Sony showcases its latest 3D and 21" OLED display prototypes for the first time in Japan at the FPD trade show "Display 2009", which is held at Tokyo Big Sight, Japan on April 15-17.
Sony's approach to the entertainment enabled by 3D technologies includes the introduction of the company's first 3D display prototype. The HD panel, which first appeared at the CES show in Las Vegas earlier this year, uses parallax barrier to divide light so different images reach the viewer's left and right eyes. The brain naturally interprets the image disparity so a user centered in front of the screen sees a realistic 3D visualization of complex geometry, using special glasses.
Sony also showcased two new OLED display prototypes. The 21" OLED panel supports a resolution of 1,366x768, a contrast ratio of 1,000,000:1 and its just 1.4mm thick. OLED TV prototypes using this panel had a thickness of about 1cm.
Sony's second prototype is an ultra-thin (0.3mm thickness) OLED display. The panels can display content at 960x540 and are actually based on the structure of Sony's first commercially available OLED panel, the XEL-1. However, Sony has managed to slim down the panel at just 0.3mm by greatly reducing the thickness of the glass substrate where the luminous layer and the TFT substrate are placed.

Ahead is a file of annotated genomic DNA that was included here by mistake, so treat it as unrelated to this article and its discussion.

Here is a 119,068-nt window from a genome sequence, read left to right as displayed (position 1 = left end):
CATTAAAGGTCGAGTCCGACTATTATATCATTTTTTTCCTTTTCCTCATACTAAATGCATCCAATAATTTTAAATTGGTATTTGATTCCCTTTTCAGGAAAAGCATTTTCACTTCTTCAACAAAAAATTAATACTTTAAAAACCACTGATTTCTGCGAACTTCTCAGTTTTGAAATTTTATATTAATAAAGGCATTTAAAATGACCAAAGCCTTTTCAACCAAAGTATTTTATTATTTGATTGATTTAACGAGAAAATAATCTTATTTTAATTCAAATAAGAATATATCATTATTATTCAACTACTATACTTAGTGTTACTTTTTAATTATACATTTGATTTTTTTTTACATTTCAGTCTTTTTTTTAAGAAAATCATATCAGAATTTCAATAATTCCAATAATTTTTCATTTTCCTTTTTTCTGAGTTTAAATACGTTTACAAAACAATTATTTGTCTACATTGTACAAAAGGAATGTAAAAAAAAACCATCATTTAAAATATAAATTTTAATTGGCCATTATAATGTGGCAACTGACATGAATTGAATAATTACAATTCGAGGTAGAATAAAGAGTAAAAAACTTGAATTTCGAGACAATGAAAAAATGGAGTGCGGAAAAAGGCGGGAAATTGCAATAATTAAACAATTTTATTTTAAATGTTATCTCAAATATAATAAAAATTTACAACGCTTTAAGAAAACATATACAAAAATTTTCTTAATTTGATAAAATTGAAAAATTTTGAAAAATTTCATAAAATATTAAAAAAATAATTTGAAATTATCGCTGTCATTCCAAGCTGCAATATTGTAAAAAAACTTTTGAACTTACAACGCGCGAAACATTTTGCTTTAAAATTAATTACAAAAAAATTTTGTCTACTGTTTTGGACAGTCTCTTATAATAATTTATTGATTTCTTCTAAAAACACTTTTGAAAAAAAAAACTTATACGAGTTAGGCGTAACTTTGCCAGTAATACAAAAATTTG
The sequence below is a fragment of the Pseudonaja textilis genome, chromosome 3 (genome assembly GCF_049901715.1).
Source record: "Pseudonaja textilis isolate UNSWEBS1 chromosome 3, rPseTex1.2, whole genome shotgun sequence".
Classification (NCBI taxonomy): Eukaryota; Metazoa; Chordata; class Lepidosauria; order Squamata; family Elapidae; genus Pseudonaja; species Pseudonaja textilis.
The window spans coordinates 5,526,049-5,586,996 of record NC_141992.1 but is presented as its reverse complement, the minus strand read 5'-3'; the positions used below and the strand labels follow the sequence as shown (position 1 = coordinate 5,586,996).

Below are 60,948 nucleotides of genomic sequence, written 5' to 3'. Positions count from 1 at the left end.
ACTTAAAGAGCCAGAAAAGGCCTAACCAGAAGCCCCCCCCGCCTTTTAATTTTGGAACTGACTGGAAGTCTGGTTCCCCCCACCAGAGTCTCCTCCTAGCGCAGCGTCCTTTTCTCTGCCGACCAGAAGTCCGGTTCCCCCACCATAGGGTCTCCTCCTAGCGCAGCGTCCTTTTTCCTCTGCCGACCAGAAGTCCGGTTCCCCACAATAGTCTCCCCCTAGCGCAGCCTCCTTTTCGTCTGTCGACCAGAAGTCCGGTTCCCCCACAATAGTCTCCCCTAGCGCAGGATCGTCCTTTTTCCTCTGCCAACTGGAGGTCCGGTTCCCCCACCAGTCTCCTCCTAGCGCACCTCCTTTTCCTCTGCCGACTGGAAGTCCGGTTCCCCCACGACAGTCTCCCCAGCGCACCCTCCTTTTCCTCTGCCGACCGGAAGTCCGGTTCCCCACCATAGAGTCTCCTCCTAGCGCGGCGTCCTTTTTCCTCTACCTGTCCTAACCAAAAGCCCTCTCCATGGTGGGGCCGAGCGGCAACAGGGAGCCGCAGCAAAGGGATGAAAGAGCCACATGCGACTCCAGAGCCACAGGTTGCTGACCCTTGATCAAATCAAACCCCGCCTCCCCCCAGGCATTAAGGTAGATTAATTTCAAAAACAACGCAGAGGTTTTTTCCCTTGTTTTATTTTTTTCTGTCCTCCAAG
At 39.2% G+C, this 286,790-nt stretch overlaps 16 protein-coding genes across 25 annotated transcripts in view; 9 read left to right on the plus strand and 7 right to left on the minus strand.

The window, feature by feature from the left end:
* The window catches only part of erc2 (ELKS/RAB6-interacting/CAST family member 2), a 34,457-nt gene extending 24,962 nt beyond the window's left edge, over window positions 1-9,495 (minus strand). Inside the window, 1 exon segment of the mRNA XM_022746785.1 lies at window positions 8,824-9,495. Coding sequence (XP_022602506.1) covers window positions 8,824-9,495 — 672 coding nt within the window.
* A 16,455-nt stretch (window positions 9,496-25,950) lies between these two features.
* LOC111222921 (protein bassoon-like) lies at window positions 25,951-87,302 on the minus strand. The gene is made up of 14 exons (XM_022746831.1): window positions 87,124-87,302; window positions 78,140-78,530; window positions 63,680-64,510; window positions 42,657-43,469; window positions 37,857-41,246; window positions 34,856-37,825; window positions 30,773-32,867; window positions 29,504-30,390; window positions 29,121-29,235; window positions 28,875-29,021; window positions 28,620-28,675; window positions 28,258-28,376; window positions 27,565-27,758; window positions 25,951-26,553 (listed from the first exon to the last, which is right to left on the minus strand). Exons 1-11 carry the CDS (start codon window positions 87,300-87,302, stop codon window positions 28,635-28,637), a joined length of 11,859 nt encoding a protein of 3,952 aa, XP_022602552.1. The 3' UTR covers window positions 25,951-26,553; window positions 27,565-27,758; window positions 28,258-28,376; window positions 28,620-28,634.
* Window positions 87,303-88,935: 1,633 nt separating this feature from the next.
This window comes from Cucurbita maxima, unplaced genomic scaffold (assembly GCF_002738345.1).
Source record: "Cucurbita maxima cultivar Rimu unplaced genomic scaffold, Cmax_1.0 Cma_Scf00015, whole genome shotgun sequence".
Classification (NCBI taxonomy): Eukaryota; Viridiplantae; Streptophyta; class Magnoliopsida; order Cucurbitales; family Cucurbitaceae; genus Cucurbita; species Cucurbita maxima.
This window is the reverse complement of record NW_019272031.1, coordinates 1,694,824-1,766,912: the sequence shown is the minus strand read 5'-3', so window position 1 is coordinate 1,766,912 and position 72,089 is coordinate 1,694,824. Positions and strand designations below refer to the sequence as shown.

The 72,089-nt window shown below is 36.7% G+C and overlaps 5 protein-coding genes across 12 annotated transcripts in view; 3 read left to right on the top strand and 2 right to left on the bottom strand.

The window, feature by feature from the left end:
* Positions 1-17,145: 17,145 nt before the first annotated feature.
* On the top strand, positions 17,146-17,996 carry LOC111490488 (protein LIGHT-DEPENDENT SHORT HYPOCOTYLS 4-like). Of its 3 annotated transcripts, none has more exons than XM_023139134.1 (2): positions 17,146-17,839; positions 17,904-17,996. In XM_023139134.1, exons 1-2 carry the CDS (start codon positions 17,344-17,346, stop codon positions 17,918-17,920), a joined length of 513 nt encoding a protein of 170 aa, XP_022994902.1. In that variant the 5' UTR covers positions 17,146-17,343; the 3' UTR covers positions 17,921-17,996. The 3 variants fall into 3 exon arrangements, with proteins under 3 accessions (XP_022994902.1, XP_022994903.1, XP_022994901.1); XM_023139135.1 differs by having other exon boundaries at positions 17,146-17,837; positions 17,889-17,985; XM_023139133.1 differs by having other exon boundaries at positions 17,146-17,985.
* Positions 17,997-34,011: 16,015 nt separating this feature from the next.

Sony's booth also included the new BRAVIA W5 Series of LCD TVs featuring the company's proprietary "Motionflow 240Hz" technology "Motionflow 240Hz", as well as the BRAVIA V5 Series of LCD TVs, which offer substantial power savings thanks to the newly developed backlight technology that reduces power consumption by 40%, along with a zero-watt standby power switch.
At the same event, Toshiba Matshushita Display Technologies showcased an "Integral Imaging 3D Display" prototype, which is a 3D stereoscopic display. TMD has integrated an advanced 3D film with the display that use Optically Compensated Bend (OCB) mode to deliver a stereoscopic viewing at a glance, without the need for special glasses.
Finally, NEC LCD Technologies Ltd. is exhibiting a high-density three-dimensional LCD module enabling naked eye viewing of stereoscopic images featuring NEC's proprietary HDDP (Horizontally Double-Density Pixels) structure. In standard LCDs, the typical pixel shape is square, with the RGB sub-pixels distributed in vertical stripes. with conventional LCD layout, two pixels are needed to show a 3D display, which ends up sacrificing the horizontal resolution by half. With NEC's HDDP structure, RGB sub-pixels are rotated 90 degrees and divided in half to get double-density resolution. If the information displayed for each eye is slightly different then the image is perceived as 3D. However, if the same information is displayed for both the right and the left eye, the image is displayed in 2D. NEC's 12.1" and a 3.1" LCD modules showcased at the event are capable of displaying both 3D and 2D content. The displays offer 16.77 million colors and contrasts of 500:1. The 12.1-inch prototype has a resolution of 800x600 pixels. NEC plans to offer such displays in the end of the year.